FDR, Commander in Chief
Franklin Roosevelt possessed an instinct for power and a willingness to exercise it in war as well as peace.
The President consolidated the work of war mobilization and military information gathering so he could monitor and direct events. He respected his military commanders and left battle strategy and tactics to them. But he also prodded and challenged. And in matters of grand strategy Roosevelt set the course and saw that no one strayed from it.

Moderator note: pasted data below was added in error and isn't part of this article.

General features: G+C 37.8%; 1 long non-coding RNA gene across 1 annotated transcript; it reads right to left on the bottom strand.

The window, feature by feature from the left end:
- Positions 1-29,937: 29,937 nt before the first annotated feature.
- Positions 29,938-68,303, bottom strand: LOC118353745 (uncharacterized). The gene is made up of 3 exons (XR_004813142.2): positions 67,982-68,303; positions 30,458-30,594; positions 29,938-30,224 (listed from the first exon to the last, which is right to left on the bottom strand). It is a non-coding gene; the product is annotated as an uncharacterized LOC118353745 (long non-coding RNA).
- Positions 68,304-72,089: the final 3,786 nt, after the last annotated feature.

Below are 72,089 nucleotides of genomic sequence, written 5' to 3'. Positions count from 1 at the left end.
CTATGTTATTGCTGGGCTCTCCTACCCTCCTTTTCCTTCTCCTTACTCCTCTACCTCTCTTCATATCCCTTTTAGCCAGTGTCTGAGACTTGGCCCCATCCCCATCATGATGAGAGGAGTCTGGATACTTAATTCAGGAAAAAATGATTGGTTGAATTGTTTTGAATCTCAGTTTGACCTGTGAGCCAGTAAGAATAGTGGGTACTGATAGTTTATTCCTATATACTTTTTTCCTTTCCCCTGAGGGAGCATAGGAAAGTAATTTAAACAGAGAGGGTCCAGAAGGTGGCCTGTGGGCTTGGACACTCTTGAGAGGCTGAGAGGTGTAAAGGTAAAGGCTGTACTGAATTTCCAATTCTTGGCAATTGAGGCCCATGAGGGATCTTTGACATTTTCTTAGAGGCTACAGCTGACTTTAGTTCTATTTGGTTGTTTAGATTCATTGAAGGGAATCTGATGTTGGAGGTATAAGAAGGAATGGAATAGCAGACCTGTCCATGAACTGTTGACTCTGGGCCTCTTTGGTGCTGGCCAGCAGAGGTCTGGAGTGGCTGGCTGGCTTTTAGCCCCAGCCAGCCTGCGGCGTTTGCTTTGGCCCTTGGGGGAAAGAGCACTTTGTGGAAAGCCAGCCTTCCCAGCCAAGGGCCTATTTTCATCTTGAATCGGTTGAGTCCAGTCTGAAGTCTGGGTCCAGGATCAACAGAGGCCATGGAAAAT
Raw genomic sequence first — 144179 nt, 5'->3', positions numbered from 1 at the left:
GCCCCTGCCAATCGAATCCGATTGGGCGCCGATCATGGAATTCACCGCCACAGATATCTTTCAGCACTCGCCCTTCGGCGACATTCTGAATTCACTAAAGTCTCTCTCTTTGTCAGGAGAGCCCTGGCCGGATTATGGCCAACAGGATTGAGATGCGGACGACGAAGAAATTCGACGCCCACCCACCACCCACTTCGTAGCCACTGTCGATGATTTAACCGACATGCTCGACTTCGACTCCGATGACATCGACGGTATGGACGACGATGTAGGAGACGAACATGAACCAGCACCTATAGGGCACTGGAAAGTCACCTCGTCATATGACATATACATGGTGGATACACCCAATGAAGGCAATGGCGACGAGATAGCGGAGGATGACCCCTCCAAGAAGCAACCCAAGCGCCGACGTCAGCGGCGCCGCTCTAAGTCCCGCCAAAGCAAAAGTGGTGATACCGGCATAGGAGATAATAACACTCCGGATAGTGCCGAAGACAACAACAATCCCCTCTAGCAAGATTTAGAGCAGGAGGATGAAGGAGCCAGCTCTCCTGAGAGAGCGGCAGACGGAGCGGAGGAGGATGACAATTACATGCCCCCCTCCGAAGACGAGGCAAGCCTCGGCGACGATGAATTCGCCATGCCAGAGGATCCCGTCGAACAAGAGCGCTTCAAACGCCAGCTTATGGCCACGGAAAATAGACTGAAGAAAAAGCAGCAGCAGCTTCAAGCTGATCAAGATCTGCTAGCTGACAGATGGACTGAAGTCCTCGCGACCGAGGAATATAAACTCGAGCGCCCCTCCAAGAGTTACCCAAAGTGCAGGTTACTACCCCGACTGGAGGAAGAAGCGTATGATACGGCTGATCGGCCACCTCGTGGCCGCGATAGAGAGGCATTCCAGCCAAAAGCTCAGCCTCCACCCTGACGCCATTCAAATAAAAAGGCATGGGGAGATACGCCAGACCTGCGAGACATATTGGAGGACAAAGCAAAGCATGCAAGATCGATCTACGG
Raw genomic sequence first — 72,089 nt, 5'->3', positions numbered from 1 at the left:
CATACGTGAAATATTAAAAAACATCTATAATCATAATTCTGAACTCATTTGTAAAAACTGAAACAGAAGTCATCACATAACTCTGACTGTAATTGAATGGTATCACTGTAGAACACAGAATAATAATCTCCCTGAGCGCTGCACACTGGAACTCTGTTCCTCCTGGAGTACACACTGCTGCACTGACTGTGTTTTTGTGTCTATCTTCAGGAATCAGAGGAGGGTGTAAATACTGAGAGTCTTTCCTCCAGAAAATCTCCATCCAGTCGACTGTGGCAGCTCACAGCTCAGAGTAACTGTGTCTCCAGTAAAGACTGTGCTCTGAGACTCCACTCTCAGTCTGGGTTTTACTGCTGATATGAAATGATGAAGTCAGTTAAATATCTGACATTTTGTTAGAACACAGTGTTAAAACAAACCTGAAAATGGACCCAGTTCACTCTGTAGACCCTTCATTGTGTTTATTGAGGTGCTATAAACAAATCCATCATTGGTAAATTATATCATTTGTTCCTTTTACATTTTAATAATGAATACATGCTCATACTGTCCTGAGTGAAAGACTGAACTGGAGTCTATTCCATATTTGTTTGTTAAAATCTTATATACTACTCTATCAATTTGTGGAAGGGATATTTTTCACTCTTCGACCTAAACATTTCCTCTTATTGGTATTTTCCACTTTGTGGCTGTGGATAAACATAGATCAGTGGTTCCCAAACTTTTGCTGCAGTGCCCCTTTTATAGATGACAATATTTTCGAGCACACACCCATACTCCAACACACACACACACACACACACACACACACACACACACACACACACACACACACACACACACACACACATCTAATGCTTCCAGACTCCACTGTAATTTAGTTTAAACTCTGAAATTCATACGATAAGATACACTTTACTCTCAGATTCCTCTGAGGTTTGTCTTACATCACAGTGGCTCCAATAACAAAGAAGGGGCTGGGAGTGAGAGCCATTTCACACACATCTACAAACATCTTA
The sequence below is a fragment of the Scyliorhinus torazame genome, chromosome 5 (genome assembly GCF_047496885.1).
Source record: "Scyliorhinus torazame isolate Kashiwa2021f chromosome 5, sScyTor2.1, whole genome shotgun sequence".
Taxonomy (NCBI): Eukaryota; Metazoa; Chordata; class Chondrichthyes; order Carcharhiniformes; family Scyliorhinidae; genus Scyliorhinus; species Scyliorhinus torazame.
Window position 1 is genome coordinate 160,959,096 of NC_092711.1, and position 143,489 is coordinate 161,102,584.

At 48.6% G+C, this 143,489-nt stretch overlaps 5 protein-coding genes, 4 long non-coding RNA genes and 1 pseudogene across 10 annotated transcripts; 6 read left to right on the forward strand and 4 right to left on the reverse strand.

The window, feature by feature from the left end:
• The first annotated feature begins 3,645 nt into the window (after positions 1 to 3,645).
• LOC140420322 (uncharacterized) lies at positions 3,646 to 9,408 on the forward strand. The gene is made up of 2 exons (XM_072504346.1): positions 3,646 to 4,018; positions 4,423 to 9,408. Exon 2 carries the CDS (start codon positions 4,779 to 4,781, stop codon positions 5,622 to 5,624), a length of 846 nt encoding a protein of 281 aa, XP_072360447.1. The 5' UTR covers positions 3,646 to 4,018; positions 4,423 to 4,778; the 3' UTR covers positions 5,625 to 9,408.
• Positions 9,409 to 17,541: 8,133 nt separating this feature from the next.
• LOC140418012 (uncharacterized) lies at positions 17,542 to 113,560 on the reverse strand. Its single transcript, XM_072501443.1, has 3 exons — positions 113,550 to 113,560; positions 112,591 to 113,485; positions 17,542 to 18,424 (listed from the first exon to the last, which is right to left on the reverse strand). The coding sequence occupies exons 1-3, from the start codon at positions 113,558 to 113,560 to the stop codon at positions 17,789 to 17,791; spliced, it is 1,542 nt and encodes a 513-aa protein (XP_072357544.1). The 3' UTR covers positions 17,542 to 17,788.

FDR relied upon a bipartisan cabinet to build support for the war effort. In 1940 he had added two prominent Republicans to the cabinet. Henry Stimson, who had served as Herbert Hoover's Secretary of State, became Secretary of War. Frank Knox - a vocal critic of the New Deal and the Republican's vice presidential nominee in 1936 - was appointed Secretary of the Navy.